One Album Wonders: Coverdale Page – “We were pretty good together…”
This month’s Classic Rock features CR writers choosing their best One Album Wonders – the greatest albums by acts that only ever made one album. We’ve since been inundated by your suggestions on Facebook and Twitter and on this site. If you haven’t given us yours yet, please do.
Here are the rules:
1 Only bands who made one, and only one, studio album during their lifetime count.
2 One-off solo albums by established musicians count, as do albums by supergroups.
3 Live albums, however, don’t count.
4 Nor do posthumous records, remix albums or compilations.
Yesterday we gave you Geoff Barton’s selection (Sledgehammer’s Blood On Their Hands); today here’s Mick Wall’s selection – and what David Coverdale has to say about it today.
The best Led Zeppelin album Robert Plant never made? Mick Wall reckons so.
In 1993 Jimmy Page was a guitarist in desperate need of a singer. I know because his manager had asked me to help find him one. I wish I could say teaming up with David Coverdale was my suggestion, but that brainwave was Geffen executive John Kalodner’s.
The result was exactly what everybody secretly wanted: a Zeppelin album from the band’s earliest, sexed-up days. Opening with blues rock colossus Shake My Tree, it was sheer bombastic bliss, from the mystic blues of Don’t Leave Me This Way to grand finale Whisper A Prayer For The Dying – where Stairway To Heaven met Kashmir, no kidding.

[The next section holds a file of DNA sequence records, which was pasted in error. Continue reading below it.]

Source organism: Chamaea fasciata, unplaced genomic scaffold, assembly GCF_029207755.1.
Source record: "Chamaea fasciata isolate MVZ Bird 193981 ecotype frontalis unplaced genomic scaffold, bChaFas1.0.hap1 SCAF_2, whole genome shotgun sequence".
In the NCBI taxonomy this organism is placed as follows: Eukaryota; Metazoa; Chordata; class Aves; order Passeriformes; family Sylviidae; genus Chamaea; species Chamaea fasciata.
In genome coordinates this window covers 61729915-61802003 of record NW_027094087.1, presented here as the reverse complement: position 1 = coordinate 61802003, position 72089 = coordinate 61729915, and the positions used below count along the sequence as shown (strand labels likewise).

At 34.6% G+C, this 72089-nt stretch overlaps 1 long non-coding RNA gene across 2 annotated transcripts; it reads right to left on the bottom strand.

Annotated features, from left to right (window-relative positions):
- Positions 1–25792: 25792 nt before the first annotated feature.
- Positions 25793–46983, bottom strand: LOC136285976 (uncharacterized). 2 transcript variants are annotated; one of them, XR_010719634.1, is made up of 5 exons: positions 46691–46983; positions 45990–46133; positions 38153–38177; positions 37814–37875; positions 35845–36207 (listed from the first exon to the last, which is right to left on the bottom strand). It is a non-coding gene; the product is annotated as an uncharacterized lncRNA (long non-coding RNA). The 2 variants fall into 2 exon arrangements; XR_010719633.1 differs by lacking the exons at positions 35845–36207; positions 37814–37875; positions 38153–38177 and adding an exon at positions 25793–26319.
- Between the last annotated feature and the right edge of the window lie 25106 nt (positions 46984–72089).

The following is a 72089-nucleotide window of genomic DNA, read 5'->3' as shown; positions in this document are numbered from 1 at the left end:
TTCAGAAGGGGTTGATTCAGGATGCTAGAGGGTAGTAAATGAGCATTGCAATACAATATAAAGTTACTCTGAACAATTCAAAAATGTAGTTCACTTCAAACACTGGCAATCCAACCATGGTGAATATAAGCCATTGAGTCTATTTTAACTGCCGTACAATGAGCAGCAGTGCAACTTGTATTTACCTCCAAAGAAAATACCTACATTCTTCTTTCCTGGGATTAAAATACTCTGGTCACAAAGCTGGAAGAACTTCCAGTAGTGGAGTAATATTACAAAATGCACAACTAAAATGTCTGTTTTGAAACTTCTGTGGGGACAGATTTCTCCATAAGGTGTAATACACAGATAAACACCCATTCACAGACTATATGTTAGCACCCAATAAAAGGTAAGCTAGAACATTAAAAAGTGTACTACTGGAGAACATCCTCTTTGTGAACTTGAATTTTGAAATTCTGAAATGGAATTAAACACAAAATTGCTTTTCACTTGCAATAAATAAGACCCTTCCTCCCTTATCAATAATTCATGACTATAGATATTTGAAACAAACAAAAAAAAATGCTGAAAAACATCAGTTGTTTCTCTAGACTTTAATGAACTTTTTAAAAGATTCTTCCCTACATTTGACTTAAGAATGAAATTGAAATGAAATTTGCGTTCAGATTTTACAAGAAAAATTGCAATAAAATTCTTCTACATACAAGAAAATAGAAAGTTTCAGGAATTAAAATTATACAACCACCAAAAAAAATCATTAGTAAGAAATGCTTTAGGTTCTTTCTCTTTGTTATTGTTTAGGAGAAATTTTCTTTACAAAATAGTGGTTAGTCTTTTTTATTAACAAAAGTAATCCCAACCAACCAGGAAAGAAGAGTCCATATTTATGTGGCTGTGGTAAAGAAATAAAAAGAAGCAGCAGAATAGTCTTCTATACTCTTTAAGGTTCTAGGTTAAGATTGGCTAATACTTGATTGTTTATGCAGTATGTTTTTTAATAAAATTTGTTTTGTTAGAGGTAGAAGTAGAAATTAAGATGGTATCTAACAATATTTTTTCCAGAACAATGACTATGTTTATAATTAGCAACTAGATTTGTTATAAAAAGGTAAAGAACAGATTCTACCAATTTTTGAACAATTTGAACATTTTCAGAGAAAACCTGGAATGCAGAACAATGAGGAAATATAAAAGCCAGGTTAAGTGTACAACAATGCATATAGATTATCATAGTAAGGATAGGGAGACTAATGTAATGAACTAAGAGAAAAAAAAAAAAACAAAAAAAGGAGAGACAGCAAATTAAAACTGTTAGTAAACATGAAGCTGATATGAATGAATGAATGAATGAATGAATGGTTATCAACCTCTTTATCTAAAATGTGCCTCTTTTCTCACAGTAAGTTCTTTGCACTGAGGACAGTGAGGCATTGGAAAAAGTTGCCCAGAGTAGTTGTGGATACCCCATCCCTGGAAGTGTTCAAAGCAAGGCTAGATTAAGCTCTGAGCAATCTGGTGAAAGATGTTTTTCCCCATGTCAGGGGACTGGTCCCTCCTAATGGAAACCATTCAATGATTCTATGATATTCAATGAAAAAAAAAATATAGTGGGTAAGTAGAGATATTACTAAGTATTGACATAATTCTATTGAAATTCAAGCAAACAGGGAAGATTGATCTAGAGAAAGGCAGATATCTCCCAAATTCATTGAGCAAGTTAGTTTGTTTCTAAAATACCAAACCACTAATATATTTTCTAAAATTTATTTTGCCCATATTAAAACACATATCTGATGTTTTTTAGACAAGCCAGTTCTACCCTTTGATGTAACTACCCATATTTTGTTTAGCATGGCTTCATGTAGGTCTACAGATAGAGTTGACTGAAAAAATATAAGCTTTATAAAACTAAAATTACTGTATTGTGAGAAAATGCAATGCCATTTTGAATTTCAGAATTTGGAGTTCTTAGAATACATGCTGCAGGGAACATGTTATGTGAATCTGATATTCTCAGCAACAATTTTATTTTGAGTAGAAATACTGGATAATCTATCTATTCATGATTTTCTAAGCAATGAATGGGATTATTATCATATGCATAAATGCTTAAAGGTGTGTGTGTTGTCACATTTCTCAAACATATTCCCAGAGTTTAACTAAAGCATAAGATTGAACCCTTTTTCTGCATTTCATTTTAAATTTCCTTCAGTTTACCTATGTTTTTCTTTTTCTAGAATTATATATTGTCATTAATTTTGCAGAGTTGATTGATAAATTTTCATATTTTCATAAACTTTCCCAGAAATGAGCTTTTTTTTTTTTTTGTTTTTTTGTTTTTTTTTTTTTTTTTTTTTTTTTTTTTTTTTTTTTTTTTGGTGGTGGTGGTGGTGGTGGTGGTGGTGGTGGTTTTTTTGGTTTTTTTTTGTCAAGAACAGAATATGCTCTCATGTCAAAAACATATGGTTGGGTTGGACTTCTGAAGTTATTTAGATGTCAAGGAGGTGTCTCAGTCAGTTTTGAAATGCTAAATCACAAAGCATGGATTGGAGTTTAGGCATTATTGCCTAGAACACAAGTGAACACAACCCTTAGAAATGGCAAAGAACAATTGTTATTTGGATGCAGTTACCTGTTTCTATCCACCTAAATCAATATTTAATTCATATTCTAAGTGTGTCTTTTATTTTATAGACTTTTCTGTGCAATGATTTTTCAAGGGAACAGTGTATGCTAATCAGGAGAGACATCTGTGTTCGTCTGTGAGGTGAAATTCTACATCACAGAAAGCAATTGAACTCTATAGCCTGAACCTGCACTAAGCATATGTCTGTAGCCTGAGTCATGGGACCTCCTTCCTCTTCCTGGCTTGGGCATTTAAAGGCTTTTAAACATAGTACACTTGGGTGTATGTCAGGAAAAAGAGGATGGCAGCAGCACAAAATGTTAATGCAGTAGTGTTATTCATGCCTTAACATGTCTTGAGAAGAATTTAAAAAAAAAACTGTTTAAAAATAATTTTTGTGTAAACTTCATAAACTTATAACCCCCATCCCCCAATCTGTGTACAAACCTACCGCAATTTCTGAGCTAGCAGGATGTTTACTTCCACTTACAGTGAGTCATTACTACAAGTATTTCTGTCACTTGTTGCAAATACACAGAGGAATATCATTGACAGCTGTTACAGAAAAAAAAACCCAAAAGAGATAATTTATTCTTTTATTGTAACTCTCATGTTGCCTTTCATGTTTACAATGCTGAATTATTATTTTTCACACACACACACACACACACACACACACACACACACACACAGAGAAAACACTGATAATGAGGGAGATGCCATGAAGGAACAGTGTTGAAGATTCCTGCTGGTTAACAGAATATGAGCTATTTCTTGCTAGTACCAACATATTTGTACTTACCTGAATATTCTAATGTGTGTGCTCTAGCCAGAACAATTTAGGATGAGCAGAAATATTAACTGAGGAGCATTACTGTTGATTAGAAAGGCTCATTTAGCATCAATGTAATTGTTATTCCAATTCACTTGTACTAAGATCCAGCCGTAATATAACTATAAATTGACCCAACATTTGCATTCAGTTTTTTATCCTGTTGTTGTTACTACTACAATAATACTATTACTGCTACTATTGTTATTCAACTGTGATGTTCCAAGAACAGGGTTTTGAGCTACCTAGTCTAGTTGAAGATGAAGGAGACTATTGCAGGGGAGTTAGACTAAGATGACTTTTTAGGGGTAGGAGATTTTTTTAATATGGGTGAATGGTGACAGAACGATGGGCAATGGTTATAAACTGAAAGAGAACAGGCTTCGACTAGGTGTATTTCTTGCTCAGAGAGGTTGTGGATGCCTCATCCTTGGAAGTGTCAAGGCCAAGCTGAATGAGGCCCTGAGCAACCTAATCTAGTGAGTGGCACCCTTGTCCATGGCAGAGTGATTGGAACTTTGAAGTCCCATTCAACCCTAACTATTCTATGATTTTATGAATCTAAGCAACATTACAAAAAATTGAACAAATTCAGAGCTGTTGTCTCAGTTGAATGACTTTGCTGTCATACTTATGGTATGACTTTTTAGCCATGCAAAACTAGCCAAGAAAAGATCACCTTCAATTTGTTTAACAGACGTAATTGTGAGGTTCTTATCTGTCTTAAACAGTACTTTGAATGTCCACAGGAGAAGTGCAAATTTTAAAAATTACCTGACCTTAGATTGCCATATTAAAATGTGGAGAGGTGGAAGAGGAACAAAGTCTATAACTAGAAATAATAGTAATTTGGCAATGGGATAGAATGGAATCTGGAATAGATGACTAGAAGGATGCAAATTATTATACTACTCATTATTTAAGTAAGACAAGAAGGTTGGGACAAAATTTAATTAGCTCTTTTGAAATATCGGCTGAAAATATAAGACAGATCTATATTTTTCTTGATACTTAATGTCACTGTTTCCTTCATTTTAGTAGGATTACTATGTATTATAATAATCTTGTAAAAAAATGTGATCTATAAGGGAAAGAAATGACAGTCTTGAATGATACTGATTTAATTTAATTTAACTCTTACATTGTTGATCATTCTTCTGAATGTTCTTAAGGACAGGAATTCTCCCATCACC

They played a few shows in Japan, before Page put in a call to Robert Plant, leaving this as one of rock’s great ‘What if?’s.
“WE WERE PRETTY GOOD TOGETHER.”
David Coverdale looks back.
Whose idea was it was to make a record together?
The synchronicity was rather special. I’d spoken to a mutual acquaintance, my friend and agent, Rod MacSween, and said that I was taking some time off to recover from four years of non-stop hard work. Around the same time, Jimmy told Rod he wanted to get back to work and could he recommend any singers. That was all the energy that was needed.
What are your memories of making the album?
Working with Jimmy was an utter treat. He was and still is a hero of mine. The album took longer than we’d hoped, but I treasure every aspect. The hardest part for me was losing my mam during the recording, but Jimmy was very gracious and supportive and we put the work on hold so I could be with her. Nothing else came near to being as hard as that time for me.
If you had to put one track from the album in a time capsule for future generations, which would it be? For me it’s Don’t Leave Me This Way. We presented each other with a couple of ideas that we’d both presented to former associates and didn’t get a bite. Mine was Don’t Leave Me This Way, and JPs was the kick-arse riff to Shake My Tree. Soon as I heard that I said: “I’ll have that, thank you very much.”
Why didn’t the two of you make a follow-up?
We started to. The muse was upon us. But Jimmy’s then-manager insisted we call it a day, so we stopped. Though there are a couple of corkers in the can.
If Jimmy Page called you right now and said: “Fancy doing it again?” what would you say?
Fancy doing ‘what’ again? Ha ha! I love Pagey, and would be there for him. I’d love to do an expanded, remixed CP album. I have all the original demos, pre-production and a ton of home video. If it’s meant to be, it will happen.
For more One Album Wonders, buy the new issue of Classic Rock